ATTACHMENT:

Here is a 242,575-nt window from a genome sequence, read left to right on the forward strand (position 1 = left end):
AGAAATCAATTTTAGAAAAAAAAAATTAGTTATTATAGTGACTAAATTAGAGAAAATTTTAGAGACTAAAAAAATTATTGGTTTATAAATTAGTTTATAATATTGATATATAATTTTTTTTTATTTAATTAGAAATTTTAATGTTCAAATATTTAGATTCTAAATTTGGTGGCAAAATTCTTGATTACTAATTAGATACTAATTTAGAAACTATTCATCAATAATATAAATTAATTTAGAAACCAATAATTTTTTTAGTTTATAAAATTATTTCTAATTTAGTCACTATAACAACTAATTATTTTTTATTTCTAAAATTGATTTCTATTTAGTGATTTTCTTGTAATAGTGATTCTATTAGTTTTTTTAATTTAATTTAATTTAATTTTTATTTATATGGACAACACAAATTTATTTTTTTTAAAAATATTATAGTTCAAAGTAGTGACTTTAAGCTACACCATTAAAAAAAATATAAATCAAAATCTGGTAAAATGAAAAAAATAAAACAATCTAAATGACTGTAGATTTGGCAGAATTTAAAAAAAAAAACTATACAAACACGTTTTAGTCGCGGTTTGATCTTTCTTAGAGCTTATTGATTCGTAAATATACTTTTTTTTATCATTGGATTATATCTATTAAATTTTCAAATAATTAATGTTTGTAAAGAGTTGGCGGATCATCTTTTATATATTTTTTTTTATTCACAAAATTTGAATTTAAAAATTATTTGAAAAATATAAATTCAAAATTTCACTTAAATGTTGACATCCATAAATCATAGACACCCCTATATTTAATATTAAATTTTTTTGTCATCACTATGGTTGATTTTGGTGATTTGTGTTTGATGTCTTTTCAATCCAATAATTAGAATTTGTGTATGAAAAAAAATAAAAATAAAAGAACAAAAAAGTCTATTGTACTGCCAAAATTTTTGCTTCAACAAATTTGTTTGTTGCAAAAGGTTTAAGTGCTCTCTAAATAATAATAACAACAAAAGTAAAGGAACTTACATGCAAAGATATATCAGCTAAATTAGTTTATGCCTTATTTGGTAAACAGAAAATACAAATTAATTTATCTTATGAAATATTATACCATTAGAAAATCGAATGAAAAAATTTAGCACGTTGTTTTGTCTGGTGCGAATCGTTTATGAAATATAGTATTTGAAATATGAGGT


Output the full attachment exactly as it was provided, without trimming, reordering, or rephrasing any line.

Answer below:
Here is a 242,575-nt window from a genome sequence, read left to right on the forward strand (position 1 = left end):
AGAAATCAATTTTAGAAAAAAAAAATTAGTTATTATAGTGACTAAATTAGAGAAAATTTTAGAGACTAAAAAAATTATTGGTTTATAAATTAGTTTATAATATTGATATATAATTTTTTTTTATTTAATTAGAAATTTTAATGTTCAAATATTTAGATTCTAAATTTGGTGGCAAAATTCTTGATTACTAATTAGATACTAATTTAGAAACTATTCATCAATAATATAAATTAATTTAGAAACCAATAATTTTTTTAGTTTATAAAATTATTTCTAATTTAGTCACTATAACAACTAATTATTTTTTATTTCTAAAATTGATTTCTATTTAGTGATTTTCTTGTAATAGTGATTCTATTAGTTTTTTTAATTTAATTTAATTTAATTTTTATTTATATGGACAACACAAATTTATTTTTTTTAAAAATATTATAGTTCAAAGTAGTGACTTTAAGCTACACCATTAAAAAAAATATAAATCAAAATCTGGTAAAATGAAAAAAATAAAACAATCTAAATGACTGTAGATTTGGCAGAATTTAAAAAAAAAAACTATACAAACACGTTTTAGTCGCGGTTTGATCTTTCTTAGAGCTTATTGATTCGTAAATATACTTTTTTTTATCATTGGATTATATCTATTAAATTTTCAAATAATTAATGTTTGTAAAGAGTTGGCGGATCATCTTTTATATATTTTTTTTTATTCACAAAATTTGAATTTAAAAATTATTTGAAAAATATAAATTCAAAATTTCACTTAAATGTTGACATCCATAAATCATAGACACCCCTATATTTAATATTAAATTTTTTTGTCATCACTATGGTTGATTTTGGTGATTTGTGTTTGATGTCTTTTCAATCCAATAATTAGAATTTGTGTATGAAAAAAAATAAAAATAAAAGAACAAAAAAGTCTATTGTACTGCCAAAATTTTTGCTTCAACAAATTTGTTTGTTGCAAAAGGTTTAAGTGCTCTCTAAATAATAATAACAACAAAAGTAAAGGAACTTACATGCAAAGATATATCAGCTAAATTAGTTTATGCCTTATTTGGTAAACAGAAAATACAAATTAATTTATCTTATGAAATATTATACCATTAGAAAATCGAATGAAAAAATTTAGCACGTTGTTTTGTCTGGTGCGAATCGTTTATGAAATATAGTATTTGAAATATGAGGT